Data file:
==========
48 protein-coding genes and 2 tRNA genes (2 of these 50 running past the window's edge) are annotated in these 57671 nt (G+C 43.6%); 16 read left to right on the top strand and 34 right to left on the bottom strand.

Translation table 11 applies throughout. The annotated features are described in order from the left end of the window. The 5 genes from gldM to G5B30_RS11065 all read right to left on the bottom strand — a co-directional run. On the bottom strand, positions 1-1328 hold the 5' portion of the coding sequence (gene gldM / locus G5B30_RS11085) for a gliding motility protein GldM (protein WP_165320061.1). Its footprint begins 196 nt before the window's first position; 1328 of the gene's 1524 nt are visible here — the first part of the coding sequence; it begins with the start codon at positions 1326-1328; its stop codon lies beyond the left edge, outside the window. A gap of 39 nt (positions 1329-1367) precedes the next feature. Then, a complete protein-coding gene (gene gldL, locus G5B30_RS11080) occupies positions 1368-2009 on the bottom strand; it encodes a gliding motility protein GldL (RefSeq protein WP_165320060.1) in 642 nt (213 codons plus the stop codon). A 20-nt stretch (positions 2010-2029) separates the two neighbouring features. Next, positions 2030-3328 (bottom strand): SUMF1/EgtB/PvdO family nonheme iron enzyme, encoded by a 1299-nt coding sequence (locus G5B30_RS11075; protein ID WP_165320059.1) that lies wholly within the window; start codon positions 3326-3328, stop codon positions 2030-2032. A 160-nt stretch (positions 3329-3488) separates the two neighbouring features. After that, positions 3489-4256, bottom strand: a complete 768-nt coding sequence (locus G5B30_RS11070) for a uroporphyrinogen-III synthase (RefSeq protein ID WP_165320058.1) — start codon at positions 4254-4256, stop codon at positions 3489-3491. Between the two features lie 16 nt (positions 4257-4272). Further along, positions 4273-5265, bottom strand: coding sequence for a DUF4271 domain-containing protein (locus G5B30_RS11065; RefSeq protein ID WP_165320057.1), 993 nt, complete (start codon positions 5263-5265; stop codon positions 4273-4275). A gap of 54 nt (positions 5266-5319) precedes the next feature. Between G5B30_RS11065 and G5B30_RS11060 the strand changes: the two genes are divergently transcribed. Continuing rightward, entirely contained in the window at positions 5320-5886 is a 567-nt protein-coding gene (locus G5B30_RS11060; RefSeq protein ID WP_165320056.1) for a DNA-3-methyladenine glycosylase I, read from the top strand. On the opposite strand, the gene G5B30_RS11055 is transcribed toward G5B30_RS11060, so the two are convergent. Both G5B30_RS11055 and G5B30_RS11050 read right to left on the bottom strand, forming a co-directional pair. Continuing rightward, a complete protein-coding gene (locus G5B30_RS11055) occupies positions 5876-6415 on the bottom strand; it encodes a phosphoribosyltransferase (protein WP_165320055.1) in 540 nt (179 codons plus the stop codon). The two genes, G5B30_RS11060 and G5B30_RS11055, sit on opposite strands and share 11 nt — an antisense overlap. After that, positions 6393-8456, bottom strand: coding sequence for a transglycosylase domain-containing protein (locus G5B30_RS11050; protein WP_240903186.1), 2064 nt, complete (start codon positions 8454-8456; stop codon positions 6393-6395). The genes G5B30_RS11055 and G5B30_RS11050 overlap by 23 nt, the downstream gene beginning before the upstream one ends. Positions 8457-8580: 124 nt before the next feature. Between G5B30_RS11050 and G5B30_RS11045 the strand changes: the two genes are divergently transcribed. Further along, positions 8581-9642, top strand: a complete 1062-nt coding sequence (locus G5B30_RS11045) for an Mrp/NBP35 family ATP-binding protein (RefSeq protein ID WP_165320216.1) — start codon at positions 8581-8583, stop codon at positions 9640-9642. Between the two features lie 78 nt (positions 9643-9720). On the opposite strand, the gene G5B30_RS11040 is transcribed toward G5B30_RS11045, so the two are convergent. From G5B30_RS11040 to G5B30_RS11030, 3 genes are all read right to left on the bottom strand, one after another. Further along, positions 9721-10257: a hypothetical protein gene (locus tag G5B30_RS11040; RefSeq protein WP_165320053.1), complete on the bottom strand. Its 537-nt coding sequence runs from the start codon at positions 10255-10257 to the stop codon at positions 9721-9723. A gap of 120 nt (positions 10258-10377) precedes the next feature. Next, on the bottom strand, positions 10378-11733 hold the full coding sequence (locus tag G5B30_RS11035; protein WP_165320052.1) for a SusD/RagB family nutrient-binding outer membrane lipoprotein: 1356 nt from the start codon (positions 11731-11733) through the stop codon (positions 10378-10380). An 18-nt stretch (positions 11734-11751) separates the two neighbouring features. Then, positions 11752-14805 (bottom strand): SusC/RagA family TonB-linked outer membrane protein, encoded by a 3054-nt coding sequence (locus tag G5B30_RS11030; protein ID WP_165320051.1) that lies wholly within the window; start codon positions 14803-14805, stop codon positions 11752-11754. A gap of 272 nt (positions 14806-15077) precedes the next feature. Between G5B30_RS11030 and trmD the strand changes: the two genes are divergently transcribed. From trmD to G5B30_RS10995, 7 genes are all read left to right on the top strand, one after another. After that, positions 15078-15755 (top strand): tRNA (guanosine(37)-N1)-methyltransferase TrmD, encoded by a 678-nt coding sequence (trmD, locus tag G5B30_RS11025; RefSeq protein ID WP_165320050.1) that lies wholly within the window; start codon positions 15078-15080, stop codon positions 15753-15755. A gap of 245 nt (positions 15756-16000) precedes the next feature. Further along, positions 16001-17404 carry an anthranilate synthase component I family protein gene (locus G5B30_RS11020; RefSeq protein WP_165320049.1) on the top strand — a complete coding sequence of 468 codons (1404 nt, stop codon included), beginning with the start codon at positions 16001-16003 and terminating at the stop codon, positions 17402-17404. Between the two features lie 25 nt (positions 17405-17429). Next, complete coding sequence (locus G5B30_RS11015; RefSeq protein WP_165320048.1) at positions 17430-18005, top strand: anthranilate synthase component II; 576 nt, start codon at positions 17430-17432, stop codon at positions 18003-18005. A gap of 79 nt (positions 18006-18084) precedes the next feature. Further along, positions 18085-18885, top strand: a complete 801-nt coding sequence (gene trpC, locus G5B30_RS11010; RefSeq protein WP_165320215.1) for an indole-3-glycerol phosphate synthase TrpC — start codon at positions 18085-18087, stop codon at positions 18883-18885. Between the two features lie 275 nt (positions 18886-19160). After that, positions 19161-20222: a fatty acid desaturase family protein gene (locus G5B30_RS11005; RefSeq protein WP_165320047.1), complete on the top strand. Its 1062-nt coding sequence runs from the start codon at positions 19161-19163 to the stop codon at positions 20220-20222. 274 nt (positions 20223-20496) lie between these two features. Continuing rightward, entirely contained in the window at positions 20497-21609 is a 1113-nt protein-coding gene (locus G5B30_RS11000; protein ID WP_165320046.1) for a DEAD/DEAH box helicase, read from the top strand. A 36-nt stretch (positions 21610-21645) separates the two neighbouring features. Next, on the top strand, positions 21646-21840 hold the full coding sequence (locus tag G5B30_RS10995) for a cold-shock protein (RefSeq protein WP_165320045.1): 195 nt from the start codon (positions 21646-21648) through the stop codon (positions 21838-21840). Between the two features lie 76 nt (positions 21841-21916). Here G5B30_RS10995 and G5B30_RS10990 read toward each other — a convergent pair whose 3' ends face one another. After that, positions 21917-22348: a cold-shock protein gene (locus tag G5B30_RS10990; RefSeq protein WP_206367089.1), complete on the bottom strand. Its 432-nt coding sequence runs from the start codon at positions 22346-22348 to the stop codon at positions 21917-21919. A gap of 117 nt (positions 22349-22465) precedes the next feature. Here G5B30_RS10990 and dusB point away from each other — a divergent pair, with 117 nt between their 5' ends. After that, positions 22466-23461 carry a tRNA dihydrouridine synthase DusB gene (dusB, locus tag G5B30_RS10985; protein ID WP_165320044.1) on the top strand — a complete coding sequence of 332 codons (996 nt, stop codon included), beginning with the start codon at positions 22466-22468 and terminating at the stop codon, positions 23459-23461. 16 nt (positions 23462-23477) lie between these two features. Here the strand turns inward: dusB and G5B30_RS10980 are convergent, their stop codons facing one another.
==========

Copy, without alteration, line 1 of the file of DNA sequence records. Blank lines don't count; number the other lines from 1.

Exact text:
48 protein-coding genes and 2 tRNA genes (2 of these 50 running past the window's edge) are annotated in these 57671 nt (G+C 43.6%); 16 read left to right on the top strand and 34 right to left on the bottom strand.